Knowledge, Skills, and Personal Development in Law School

What does one learn in law school? In this post, we describe the areas of academic, professional, and personal development that graduating law students feel were most strongly influenced by their law school experience.

Students nearing graduation (full-time 3L students and part-time 4L students) in 2020 were most likely to say that they developed “very much” in terms of their ability to think critically and analytically (49%) and in acquiring a broad legal education (46%). Research, writing, and speaking skills were also key areas of academic and personal growth. Fewer students responded that they developed “very much” in interpersonal skills such as working effectively with others (19%) and understanding people who are different from themselves (17%).

From 2005 to the present, graduating law students have been remarkably consistent in the areas in which they say they have developed the most. Between 40% and 50% of law students over the last fifteen years feel they have acquired a broad legal education and learned how to learn effectively on their own. However, only around 20% of law students felt they had learned very much both about solving complex real-world problems and about developing clearer career goals, although these numbers have climbed over time. In terms of personal development and community values, usually about three in ten graduating students say they have made “very much” progress in understanding themselves, but only between 10% and 20% of students have made similar gains in understanding people of other racial and ethnic backgrounds. However, this area of interpersonal development has also increased noticeably over the last fifteen years.

 


Writing Papers in Law School

Writing assignments are useful tools for challenging students to put complex thoughts into understandable language. The amount of writing required in law school can vary across courses, years, and schools. Students also sometimes have different reactions to their writing experiences. Here, we estimate how many pages students wrote during the 2019-2020 school year and show how the number of pages written is related to perceived gains in writing abilities.

Law students report on their writing assignments with three LSSSE questions:

 

Shorter papers (fewer than five pages in length) are quite common law school. Only 16% of respondents did not write any short papers. Most students (59%) wrote between one and six short papers, although 15% of students wrote ten or more.

 

Medium-length papers (5-19 pages) are another staple of law school. Slightly more than half of law students (52%) wrote one to three papers of this length during the previous school year, and another quarter (27%) wrote four to six papers of this length. Only 10% of students did not write a medium-length paper in the previous year.

Long papers (20+ pages) are somewhat less common. About 31% of students did not write any long papers during the previous school year, although more than half of students (58%) wrote between one and three long papers.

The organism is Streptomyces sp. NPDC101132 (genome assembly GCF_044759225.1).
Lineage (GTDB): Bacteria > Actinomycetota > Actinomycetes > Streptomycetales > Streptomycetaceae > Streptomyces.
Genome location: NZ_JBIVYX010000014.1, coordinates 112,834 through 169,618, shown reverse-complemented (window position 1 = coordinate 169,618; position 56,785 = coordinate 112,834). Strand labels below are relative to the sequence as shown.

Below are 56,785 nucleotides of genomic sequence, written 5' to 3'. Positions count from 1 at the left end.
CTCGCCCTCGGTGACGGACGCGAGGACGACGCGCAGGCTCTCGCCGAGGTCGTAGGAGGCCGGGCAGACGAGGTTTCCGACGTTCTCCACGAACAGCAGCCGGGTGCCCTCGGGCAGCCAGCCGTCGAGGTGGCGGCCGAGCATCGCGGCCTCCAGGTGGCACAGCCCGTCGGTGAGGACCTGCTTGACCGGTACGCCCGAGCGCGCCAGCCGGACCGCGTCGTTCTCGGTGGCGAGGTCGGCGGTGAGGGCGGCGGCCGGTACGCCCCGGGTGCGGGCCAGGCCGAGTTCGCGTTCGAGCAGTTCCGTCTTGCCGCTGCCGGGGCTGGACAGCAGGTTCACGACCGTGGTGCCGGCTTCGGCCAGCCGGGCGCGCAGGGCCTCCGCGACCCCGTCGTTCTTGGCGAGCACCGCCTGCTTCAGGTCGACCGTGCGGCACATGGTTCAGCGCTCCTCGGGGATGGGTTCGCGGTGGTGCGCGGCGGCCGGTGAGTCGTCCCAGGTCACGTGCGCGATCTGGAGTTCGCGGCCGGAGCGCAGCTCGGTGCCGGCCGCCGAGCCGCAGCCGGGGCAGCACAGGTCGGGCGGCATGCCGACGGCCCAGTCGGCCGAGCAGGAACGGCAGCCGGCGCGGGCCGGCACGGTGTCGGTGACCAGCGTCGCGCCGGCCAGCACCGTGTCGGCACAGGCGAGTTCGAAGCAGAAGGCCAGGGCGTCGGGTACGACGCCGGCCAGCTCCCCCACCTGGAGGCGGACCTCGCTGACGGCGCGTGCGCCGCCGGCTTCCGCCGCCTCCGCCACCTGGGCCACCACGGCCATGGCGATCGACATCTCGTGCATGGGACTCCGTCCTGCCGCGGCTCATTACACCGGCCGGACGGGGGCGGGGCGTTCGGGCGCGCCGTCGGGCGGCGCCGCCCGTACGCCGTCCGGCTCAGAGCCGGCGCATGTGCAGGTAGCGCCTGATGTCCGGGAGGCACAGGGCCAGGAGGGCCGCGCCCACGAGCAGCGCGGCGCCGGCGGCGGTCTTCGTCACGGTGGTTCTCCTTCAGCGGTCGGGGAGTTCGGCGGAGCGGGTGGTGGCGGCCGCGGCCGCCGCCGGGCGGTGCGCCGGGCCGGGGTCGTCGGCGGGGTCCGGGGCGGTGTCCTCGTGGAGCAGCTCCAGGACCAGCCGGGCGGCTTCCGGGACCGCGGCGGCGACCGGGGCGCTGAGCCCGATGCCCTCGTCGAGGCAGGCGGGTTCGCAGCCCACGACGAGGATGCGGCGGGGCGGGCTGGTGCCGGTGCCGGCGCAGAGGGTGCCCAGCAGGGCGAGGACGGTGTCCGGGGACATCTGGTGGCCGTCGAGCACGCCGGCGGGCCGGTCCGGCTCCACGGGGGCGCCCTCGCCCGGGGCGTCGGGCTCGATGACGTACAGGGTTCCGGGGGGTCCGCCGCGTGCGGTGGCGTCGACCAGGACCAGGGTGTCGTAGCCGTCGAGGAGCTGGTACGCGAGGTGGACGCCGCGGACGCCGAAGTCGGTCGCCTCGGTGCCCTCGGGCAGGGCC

We can also use information from these three writing questions to create a very rough estimate of the total number of pages each student wrote for class assignments over the past year. Law students tended to write between 26 and 100 pages total. This range accounts for about 60% of law students. Over a quarter (27%) of law students fell specifically into the 51-75 page range. But nearly one in five law students (19%) wrote over 125 pages in the previous school year.

 

Part of the purpose of writing assignments is to assess how students are assimilating and analyzing information. Another purpose is to enhance students’ writing abilities. In a separate section of the survey, LSSSE asks about the degree to which law school has contributed to the development of the student’s writing ability. Interestingly, when we correlate students’ responses to this question with the number of pages of writing they did over the course of the year, we see a gradual increase that plateaus at around 76-100 pages. That is, in general, students who write more pages of text believe that law school has helped them become better writers but only to a certain point. Beyond about a hundred pages of writing (combined across all their classes), students are not more likely to say that their experience at law school has contributed to their ability to write clearly and effectively.

 

Law school provides consistent opportunities for students to hone their writing and reasoning skills. Most law students write a handful of short- and medium-length papers each year. Students generally feel that law school contributes to their ability to write clearly and effectively, including those students who only wrote 25 or fewer pages in the previous year. However, students who wrote more (up to around 100 pages) tend to respond more favorably to the writing skill development question than students who wrote less.